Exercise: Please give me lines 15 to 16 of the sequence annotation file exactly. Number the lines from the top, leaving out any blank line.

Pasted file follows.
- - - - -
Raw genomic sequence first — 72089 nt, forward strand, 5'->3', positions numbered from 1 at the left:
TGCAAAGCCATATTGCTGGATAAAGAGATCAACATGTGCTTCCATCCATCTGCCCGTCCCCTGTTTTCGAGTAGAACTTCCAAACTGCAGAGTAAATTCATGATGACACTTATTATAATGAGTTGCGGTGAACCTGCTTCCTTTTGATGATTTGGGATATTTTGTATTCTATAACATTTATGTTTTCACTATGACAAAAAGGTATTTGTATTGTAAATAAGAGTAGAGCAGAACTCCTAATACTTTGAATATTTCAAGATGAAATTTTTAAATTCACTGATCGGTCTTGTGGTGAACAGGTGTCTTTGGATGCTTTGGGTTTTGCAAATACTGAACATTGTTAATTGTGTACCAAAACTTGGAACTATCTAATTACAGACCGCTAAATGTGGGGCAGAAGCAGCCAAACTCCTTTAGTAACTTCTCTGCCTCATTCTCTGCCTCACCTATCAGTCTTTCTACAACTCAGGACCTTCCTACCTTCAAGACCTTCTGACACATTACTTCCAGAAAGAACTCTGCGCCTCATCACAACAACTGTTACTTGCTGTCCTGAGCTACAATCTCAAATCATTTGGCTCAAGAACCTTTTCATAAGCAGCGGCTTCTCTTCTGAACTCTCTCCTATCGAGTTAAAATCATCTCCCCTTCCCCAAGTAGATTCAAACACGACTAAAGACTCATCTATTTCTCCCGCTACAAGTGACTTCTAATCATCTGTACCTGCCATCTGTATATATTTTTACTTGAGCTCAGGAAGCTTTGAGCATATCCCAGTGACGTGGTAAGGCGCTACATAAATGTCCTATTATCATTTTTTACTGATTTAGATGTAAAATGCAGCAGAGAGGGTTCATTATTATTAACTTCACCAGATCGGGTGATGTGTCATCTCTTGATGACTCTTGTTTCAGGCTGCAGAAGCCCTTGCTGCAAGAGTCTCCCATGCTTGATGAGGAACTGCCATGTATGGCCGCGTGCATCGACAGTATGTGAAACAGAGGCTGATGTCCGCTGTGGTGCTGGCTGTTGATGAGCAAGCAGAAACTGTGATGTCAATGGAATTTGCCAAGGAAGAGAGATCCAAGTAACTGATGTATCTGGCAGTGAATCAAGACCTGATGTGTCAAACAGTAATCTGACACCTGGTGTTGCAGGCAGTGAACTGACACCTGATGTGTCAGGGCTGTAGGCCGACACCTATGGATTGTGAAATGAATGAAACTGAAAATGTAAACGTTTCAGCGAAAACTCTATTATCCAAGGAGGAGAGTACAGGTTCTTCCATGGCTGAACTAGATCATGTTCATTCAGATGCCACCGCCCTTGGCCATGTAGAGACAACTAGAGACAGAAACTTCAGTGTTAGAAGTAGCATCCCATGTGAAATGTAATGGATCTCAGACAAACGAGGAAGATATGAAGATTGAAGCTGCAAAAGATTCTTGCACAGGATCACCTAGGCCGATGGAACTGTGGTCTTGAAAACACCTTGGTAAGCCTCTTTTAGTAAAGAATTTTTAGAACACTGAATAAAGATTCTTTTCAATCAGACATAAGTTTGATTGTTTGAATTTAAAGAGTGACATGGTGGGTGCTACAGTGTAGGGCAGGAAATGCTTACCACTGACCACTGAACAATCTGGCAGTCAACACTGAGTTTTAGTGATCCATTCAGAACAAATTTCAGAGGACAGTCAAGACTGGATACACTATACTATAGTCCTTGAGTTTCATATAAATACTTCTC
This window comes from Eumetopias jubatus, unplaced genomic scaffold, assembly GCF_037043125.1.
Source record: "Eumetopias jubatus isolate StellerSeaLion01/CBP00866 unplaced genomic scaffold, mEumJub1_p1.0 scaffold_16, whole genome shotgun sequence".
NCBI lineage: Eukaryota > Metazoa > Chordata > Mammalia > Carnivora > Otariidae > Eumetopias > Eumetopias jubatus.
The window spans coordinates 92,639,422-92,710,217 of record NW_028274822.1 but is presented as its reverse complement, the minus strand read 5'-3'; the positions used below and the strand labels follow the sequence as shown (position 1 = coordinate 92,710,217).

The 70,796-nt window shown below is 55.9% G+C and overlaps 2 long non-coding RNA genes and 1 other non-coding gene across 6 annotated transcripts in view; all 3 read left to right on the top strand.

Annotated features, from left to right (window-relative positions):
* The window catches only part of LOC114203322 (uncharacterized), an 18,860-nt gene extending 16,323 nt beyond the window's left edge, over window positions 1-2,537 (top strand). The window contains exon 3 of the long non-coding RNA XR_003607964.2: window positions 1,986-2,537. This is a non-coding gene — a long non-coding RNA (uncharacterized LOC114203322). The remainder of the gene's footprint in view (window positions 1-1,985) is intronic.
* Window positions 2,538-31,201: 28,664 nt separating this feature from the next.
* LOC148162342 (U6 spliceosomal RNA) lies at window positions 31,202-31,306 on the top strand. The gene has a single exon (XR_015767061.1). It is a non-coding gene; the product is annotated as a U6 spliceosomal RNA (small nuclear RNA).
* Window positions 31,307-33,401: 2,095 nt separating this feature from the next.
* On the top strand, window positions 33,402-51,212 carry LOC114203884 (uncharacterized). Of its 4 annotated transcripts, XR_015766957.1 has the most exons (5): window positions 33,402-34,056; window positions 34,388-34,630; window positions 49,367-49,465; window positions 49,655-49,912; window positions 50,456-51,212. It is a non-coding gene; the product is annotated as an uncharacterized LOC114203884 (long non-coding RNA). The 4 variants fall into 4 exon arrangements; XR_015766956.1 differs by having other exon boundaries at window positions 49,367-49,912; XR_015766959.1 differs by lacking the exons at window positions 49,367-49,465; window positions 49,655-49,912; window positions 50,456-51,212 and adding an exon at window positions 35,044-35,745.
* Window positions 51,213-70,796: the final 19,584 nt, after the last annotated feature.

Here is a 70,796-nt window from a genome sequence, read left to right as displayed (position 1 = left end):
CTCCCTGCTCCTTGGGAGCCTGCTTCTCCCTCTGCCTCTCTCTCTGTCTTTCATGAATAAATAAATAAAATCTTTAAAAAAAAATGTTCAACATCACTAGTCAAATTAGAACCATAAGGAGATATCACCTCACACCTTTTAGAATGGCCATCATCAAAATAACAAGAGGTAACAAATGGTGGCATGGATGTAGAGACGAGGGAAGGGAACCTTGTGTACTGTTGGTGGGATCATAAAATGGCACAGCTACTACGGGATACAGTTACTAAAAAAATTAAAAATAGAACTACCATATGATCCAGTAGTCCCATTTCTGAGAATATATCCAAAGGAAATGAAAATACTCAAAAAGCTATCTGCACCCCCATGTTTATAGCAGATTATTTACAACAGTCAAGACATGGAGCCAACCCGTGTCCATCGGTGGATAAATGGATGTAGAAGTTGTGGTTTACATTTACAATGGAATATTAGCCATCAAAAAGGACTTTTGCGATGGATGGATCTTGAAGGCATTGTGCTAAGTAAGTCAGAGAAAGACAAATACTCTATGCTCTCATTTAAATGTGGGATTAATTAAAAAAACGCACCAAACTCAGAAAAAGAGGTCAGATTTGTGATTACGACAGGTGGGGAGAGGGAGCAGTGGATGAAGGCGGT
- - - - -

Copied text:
Here is a 70,796-nt window from a genome sequence, read left to right as displayed (position 1 = left end):
CTCCCTGCTCCTTGGGAGCCTGCTTCTCCCTCTGCCTCTCTCTCTGTCTTTCATGAATAAATAAATAAAATCTTTAAAAAAAAATGTTCAACATCACTAGTCAAATTAGAACCATAAGGAGATATCACCTCACACCTTTTAGAATGGCCATCATCAAAATAACAAGAGGTAACAAATGGTGGCATGGATGTAGAGACGAGGGAAGGGAACCTTGTGTACTGTTGGTGGGATCATAAAATGGCACAGCTACTACGGGATACAGTTACTAAAAAAATTAAAAATAGAACTACCATATGATCCAGTAGTCCCATTTCTGAGAATATATCCAAAGGAAATGAAAATACTCAAAAAGCTATCTGCACCCCCATGTTTATAGCAGATTATTTACAACAGTCAAGACATGGAGCCAACCCGTGTCCATCGGTGGATAAATGGATGTAGAAGTTGTGGTTTACATTTACAATGGAATATTAGCCATCAAAAAGGACTTTTGCGATGGATGGATCTTGAAGGCATTGTGCTAAGTAAGTCAGAGAAAGACAAATACTCTATGCTCTCATTTAAATGTGGGATTAATTAAAAAAACGCACCAAACTCAGAAAAAGAGGTCAGATTTGTGATTACGACAGGTGGGGAGAGGGAGCAGTGGATGAAGGCGGT